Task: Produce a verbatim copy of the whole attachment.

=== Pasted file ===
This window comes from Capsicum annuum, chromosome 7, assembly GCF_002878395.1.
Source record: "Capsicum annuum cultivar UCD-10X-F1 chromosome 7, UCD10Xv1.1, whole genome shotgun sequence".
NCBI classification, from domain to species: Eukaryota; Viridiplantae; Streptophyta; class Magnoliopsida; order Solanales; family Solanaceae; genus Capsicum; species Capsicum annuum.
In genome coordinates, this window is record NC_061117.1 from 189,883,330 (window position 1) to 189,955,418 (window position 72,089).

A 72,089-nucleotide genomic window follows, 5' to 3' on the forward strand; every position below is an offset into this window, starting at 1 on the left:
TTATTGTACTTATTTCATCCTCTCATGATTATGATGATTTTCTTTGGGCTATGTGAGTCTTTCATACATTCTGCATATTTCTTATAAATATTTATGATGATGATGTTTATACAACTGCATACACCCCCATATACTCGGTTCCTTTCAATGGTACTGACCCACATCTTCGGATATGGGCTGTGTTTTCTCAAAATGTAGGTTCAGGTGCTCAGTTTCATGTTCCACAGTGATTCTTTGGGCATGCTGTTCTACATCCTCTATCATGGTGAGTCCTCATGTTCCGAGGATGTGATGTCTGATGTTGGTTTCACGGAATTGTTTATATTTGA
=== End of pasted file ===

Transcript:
This window comes from Capsicum annuum, chromosome 7, assembly GCF_002878395.1.
Source record: "Capsicum annuum cultivar UCD-10X-F1 chromosome 7, UCD10Xv1.1, whole genome shotgun sequence".
NCBI classification, from domain to species: Eukaryota; Viridiplantae; Streptophyta; class Magnoliopsida; order Solanales; family Solanaceae; genus Capsicum; species Capsicum annuum.
In genome coordinates, this window is record NC_061117.1 from 189,883,330 (window position 1) to 189,955,418 (window position 72,089).

A 72,089-nucleotide genomic window follows, 5' to 3' on the forward strand; every position below is an offset into this window, starting at 1 on the left:
TTATTGTACTTATTTCATCCTCTCATGATTATGATGATTTTCTTTGGGCTATGTGAGTCTTTCATACATTCTGCATATTTCTTATAAATATTTATGATGATGATGTTTATACAACTGCATACACCCCCATATACTCGGTTCCTTTCAATGGTACTGACCCACATCTTCGGATATGGGCTGTGTTTTCTCAAAATGTAGGTTCAGGTGCTCAGTTTCATGTTCCACAGTGATTCTTTGGGCATGCTGTTCTACATCCTCTATCATGGTGAGTCCTCATGTTCCGAGGATGTGATGTCTGATGTTGGTTTCACGGAATTGTTTATATTTGA